This article was published in The 30 Second Wine Advisor on Monday, Jan. 23, 2006.

WT101 - Pinot vs. Pinot

Now that the phrase "give me a glass of Pinot Noir" has pretty much replaced the generic "glass of red wine" among those who are with-it or want to be, the noble grape of Burgundy has surely come into its ascendancy, and justly so. In contrast with some of the past wine-grape crazes (who still asks for Merlot or even Chardonnay by name?), Pinot Noir arguably makes some of the world's greatest wines, and most of us didn't need the movie "Sideways" to persuade us of this.

But which Pinot Noir is your pleasure?

For those who tend to favor European flavors, this question is a no-brainer: Burgundy made wine from Pinot Noir first, and it's easy to argue that Burgundy still makes Pinot Noir best.

As recently as the 1980s, the conventional wisdom seemed clear-cut: Producers around the world would love to grow Pinot Noir, but that strange, finicky grape just wouldn't work anywhere but Burgundy. Only a few wild-eyed pioneers, like Josh Jensen (Calera Wine Co.) in California, even tried to make serious Pinot Noir outside of France.

But times change quickly, and a generation later, even if Burgundy still reigns at the top of the heap - and even if some ardent Burg-philes still won't consider anything else - the New World is competitive. Pinot Noir is being grown seriously in just about every wine region; and quite a few places - most notably Oregon, several California wine regions and New Zealand - can credibly claim to make wines that can beat out many Burgundies in fact-to-face matches on any given day.

But bearing in mind that wines reflect not only the fruit but the land and the wine maker's hand, it's important to understand that all Pinot does not taste alike; nor should it. It would be a boring world if all Pinot Noirs were just the same, no matter how much the mega-corporate segment of the wine industry, and perhaps some wine critics, might like that.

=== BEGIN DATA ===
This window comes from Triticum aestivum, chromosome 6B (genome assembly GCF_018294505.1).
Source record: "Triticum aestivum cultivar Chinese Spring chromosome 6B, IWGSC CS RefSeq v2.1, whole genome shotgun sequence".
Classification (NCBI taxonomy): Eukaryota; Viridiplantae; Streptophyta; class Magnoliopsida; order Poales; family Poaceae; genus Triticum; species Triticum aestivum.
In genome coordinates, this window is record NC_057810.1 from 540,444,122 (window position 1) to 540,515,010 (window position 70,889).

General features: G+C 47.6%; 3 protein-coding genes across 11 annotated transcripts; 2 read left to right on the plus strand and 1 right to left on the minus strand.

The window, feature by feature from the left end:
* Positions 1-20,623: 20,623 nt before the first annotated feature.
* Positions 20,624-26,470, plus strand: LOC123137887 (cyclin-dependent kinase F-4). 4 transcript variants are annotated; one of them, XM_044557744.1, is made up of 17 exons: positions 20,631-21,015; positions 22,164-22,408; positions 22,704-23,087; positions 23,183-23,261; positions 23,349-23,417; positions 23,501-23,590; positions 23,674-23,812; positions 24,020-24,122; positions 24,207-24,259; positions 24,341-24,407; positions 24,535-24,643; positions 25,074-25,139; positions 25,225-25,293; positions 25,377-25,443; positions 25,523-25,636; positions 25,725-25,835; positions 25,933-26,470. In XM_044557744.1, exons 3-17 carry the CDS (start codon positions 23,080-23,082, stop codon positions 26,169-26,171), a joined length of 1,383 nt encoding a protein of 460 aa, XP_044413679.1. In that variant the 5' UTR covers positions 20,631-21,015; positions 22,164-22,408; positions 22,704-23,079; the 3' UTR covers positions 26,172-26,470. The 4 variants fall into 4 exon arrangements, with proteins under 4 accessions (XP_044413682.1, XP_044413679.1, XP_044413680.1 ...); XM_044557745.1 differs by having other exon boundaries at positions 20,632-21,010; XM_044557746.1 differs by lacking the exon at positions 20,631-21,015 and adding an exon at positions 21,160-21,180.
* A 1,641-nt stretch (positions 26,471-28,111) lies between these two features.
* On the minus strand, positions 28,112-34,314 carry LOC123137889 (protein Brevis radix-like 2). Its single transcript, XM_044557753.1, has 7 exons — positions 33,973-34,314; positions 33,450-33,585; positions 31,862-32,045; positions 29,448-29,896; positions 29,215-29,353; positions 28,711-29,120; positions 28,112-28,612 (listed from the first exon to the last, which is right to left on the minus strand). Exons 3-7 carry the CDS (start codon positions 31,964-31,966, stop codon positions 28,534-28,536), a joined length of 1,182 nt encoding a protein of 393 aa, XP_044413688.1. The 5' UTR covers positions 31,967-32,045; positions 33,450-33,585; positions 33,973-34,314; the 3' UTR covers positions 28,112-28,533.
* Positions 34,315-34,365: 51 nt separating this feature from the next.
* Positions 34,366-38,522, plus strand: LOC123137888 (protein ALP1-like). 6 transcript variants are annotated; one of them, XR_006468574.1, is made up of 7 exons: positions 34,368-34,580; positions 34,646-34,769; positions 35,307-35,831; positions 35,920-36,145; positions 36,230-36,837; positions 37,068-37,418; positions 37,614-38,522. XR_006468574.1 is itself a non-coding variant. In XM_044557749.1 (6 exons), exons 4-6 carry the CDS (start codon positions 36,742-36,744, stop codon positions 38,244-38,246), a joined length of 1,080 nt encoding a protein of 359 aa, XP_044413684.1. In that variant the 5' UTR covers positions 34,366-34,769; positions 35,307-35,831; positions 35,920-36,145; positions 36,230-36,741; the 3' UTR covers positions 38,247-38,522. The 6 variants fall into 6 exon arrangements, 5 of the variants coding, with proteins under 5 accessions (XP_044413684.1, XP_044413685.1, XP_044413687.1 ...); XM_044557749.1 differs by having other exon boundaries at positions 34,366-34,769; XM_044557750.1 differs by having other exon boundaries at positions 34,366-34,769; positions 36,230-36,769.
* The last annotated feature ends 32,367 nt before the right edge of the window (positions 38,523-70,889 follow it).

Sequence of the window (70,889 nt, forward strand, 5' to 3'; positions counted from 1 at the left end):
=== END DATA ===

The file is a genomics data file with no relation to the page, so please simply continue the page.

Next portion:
Throughout February in our ongoing Wine Tasting 101 feature on, we're taking on "Pinot vs. Pinot," a monthlong inquiry into Pinot Noir, seeking to learn more about the differences among Pinots from all over the world by tasting them and talking about them online.

To kick things off, I've selected two modestly priced Pinot Noirs, one from Burgundy and one from Santa Barbara, the California region that was the setting for "Sideways." Tasted "blind" against each other, with a Pinot-friendly dish of pork loin braised with porcini mushrooms, they proved to be such clear-cut "benchmarks" for the Old World and New World Pinot styles that it was no work of wine-tasting genius to tell them apart ... as the following tasting reports reveal, even the differences in the wines' color and hue gave away the answer.

Both wines were good, and I'm reluctant to declare one or the other objectively "better," but the style differences between the delicate, earthy Burgundy and the ripe, fruit-forward and alcoholic California Pinot were so marked that it's not likely that a fan of one would care much for the other. You pay your money and take your choice.

Louis Jadot Louis Jadot 2002 Pinot Noir Bourgogne ($15.99)

This is a clear cherry-color wine, not too dark. Comparing it to the much darker wine in the other unmarked glass gives the first signal that this is probably the Burgundy before I even stick my nose in either glass. Light and delicate red-fruit aromas reinforce my impression that this is the French wine, and fresh and crisp but relatively delicate flavors with just a hint of earthy "barnyard" nail down the impression. Simple and pleasant, it's no high-end, cellar-worthy Burgundy but a very good benchmark of the style for a mid-teens price, and a fine food wine. After an hour in the glass it dries up a bit and shows more obvious tannins. U.S. importer: Kobrand Corp., NYC. (Jan. 27, 2006)


Louis Jadot Pinot Noir Bourgogne on

Concannon Greg Norman 2004 Santa Barbara County Pinot Noir ($14.99)

Just as the Burgundy hinted at its origins with a classic light Pinot color in the glass, this big boy typifies Central Coast Pinot with its dark, almost opaque reddish-purple color. Ditto for its aroma and flavor profile, which are big and burly, fruit-forward black fruit and spice on the nose, mouth-filling and plummy on the palate, with a hefty 14.2 percent alcohol level manifest in both its body and a sense of heat. It's on the simple side too, commensurate with its mid-teens price; it's as good a "benchmark" of the Central Coast Pinot style as the Jadot is of the French. (Jan. 27, 2006)


Greg Norman Pinot Noir on